Canary Islands finds legal loophole to BAN tourists without negative Covid test result

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The measures, which are set to be introduced within days, aim to prevent outbreaks of coronavirus on the islands ahead of the winter sun season. The Canaries are popular among Britons seeking a break from the winter and many resorts are geared towards UK arrivals, serving British food and drinks in bars and restaurants.

Many retirees from the UK also make the annual trip to their holiday homes to spend the coldest months abroad.

The Government of the islands, off the coast of west Africa, is set to approve a new law this week will request negative tests.

President Angel Victor Torres and Tourism Councillor Yaiza Castilla released an outline of the changes set to kick in.

Ms Castilla said the Canaries will be the first Spanish region to bring in the rule after the Government discovered a legal loophole.

She admitted the Government does not have the power to order each and every arrival to take a COVID-19 test.

But the new legislation will mean anyone booking into accommodation will have to provide a negative test certificate.

This will apply to both domestic and national travellers.

The test must be taken 72 hours, or less, before the person arrives.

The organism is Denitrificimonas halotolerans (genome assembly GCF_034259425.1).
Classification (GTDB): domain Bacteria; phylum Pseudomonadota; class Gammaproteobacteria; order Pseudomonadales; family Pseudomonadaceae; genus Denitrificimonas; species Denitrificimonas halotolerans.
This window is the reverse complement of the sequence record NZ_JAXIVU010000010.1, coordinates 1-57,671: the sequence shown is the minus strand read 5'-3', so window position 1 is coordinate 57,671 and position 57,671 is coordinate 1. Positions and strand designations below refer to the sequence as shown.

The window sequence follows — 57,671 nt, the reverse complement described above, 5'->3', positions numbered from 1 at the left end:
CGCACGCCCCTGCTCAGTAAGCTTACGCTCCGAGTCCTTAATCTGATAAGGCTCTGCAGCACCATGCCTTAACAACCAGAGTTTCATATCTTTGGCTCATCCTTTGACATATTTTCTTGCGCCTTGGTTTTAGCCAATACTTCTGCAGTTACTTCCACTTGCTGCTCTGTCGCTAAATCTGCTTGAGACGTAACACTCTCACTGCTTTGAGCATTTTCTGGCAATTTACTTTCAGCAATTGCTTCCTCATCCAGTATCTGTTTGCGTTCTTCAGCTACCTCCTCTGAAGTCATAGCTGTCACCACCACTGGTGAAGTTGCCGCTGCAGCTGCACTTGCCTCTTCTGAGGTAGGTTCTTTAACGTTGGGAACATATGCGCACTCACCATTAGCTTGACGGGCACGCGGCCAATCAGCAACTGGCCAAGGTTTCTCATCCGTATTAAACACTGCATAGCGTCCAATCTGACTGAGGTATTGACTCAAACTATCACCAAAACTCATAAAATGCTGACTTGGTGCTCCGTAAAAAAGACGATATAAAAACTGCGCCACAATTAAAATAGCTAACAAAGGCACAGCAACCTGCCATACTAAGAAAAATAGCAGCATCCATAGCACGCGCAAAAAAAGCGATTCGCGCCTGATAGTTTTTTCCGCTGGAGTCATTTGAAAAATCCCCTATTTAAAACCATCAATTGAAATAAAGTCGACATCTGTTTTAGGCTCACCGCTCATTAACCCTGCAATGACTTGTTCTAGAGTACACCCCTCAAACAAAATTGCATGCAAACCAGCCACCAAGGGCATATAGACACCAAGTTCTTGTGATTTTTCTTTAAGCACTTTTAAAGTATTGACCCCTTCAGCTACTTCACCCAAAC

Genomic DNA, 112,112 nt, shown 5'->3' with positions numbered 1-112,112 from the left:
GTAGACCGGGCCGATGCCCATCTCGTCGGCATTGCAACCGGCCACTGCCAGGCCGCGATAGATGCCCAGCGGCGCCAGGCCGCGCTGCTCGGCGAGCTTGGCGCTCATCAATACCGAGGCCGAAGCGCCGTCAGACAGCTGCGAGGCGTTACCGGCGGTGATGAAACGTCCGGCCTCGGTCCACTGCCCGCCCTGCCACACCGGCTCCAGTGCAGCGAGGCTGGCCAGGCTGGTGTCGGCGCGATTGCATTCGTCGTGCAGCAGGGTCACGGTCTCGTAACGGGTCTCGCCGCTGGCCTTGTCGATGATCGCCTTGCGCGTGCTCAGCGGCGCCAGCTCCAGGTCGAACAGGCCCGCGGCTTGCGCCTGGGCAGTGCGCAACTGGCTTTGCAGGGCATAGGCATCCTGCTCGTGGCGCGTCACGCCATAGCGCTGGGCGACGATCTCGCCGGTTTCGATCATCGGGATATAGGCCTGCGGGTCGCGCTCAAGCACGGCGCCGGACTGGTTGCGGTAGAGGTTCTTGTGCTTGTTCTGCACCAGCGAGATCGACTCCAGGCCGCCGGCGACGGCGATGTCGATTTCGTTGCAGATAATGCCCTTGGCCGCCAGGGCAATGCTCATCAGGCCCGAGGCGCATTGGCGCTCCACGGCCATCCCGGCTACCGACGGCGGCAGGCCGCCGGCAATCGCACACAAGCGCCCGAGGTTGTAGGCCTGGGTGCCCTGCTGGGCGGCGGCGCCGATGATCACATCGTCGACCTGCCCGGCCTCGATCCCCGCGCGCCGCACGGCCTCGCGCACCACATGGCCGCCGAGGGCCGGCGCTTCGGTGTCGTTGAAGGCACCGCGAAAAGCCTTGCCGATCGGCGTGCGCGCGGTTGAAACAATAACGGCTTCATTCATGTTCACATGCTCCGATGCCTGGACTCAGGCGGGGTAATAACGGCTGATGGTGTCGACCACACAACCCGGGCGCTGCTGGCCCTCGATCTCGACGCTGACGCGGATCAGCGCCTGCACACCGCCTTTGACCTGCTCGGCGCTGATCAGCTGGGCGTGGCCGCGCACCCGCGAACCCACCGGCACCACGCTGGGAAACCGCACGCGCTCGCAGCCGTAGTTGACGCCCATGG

The pair stressed the islands do not want to risk everything they have achieved in slowing the spread of COVID-19 just to try to get their tourism industry up and running again.

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The President said his Government would not rule out imposing similar rules on people who are not staying at a hotel or apartment.

However, the Canarian Government also wants to preserve the “right to information” of tourists, so it will give a period of a few days, yet to be defined, but never more than 15, for the new law to be implemented.

It said tour operators, travel agencies and embassies would be told about the new rule in advance in order to give people time to prepare.

The announcement comes after the UK removed the Canary Islands from its quarantine list.

This means travellers returning to the UK from the picturesque destination will no longer be required to self-isolate for 14 days.

Germany also lifted quarantine rules for arrivals from the Canaries, opening the door for an influx of German tourists.

The Canaries have the lowest infection rate in the whole of Spain, with 77.41 cases per 100,000 people.

Spain is among Europe’s most hard-hit countries and its economy has suffered heavily since the start of the pandemic.

The country’s total number of coronavirus cases rose by more than 50,000 over the weekend to reach 1,098,320 as of Monday.

Spain’s Covid-19 death toll stands at 35,031.

Additional reporting by Maria Ortega.

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